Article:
Content Reviewed by Jennifer Wheeler, Clinical & Community Outreach for New Life

For people to successfully recover from substance use disorder (SUD) and mental health disorders, they must have knowledge of effective and healthy coping skills they can use to navigate mental and emotional distress as it occurs in their life. Often, the symptoms that accompany mental health disorders cause an individual to feel controlled by their thoughts and emotions, which can affect their behavior. As a result, individuals who struggle with these symptoms often respond by attempting to wrest control of these symptoms, which only tends to worsen them.

Wouldn’t it be nice if there was a coping mechanism that encouraged acceptance of uncomfortable thoughts and emotions? How would that affect recovery? As it happens, there is. Mindfulness has been proven to have positive impacts on treatment and recovery from SUD and mental health conditions.

The Concept of Mindfulness and Addiction Recovery

Mindfulness is a practice that involves conscious awareness of what is happening in the present moment. It requires an individual to bring attention to what is happening both inside of them emotionally and mentally as well as around them environmentally.

Mental health is something that all people struggle with from time to time. When people get stuck, they tend to focus their attention on their struggles. For example, many people who deal with mental health disorders experience intrusive thoughts. They find themselves in a conditioned loop, constantly fixated on those recurrent thoughts. They may try to focus their attention elsewhere or challenge such thoughts, but they find their way back in. Most people do not realize they can break the cycle of intrusive thoughts by simply learning to accept them.

Elements of Mindfulness

Although awareness may be the most important element of mindfulness, it is not the only one. Several elements work together to build the foundation of practicing mindfulness. These elements include:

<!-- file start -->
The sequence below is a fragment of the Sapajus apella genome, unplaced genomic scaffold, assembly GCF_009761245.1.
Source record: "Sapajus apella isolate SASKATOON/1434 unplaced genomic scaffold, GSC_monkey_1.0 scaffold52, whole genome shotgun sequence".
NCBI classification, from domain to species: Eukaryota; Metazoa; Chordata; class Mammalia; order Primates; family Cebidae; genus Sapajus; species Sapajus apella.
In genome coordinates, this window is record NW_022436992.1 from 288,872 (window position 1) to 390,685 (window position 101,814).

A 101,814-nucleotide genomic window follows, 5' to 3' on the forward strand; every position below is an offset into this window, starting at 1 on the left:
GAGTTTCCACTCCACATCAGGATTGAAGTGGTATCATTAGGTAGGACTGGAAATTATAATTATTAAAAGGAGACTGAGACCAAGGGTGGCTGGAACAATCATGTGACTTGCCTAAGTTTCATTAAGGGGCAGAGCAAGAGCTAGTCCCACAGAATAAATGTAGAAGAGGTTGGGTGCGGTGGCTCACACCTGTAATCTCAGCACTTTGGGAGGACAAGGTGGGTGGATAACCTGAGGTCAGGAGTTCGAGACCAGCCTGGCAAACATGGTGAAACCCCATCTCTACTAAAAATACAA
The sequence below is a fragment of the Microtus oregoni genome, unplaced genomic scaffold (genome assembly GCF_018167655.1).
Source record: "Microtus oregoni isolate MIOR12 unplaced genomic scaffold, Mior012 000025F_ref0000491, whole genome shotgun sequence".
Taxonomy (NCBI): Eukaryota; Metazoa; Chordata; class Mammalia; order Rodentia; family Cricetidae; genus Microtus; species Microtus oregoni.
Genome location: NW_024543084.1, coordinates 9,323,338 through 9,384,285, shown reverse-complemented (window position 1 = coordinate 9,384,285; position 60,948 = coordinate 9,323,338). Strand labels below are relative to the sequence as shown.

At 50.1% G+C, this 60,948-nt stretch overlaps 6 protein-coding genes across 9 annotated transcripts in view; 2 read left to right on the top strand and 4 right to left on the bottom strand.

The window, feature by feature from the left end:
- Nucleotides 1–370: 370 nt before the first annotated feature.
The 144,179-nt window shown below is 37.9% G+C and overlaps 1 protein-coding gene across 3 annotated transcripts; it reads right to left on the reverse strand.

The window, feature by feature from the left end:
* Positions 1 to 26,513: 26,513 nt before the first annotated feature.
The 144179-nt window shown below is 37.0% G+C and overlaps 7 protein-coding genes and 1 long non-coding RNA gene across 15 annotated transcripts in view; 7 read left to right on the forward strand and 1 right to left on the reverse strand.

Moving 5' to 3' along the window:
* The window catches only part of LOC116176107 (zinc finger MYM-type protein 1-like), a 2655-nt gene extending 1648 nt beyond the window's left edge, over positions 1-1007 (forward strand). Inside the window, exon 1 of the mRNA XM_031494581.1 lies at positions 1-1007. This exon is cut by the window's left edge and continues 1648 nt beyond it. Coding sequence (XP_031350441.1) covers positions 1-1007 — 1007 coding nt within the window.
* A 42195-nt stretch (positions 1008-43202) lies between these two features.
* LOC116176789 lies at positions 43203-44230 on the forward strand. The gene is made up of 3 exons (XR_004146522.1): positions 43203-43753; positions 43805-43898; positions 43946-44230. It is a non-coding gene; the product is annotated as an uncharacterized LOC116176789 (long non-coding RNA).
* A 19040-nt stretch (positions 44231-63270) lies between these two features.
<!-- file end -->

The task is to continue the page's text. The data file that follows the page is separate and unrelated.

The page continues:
• Acceptance: Helps us perceive our thoughts, emotions and experiences without feeling the need to change them
  • Curiosity: Reminds us to tap into our innate capacity for wonder and interest in the world around us
  • Patience: Patience teaches us how to wait calmly, especially when we are faced with adversity and frustration
  • Nonjudgment: Encourages us to fully immerse ourselves in the present moment without evaluating it
  • Letting go: Reminds us to release the emotional and mental baggage we may carry as a result of difficult experiences
  • Gratitude: Encourages us to be thankful for and appreciative of the experiences we have in life

The Benefits of Mindfulness on Recovery

Substance use and mental health disorders affect the brain in distinct ways. People may find themselves turning to substances to self-medicate stress, anxiety, depression and other challenging mental health issues. Effective healing from SUD involves learning to manage withdrawal symptoms, triggers and cravings through relapse prevention strategies. Mindfulness helps treat the underlying causes of substance use and mental health disorders rather than just masking the symptoms associated with them.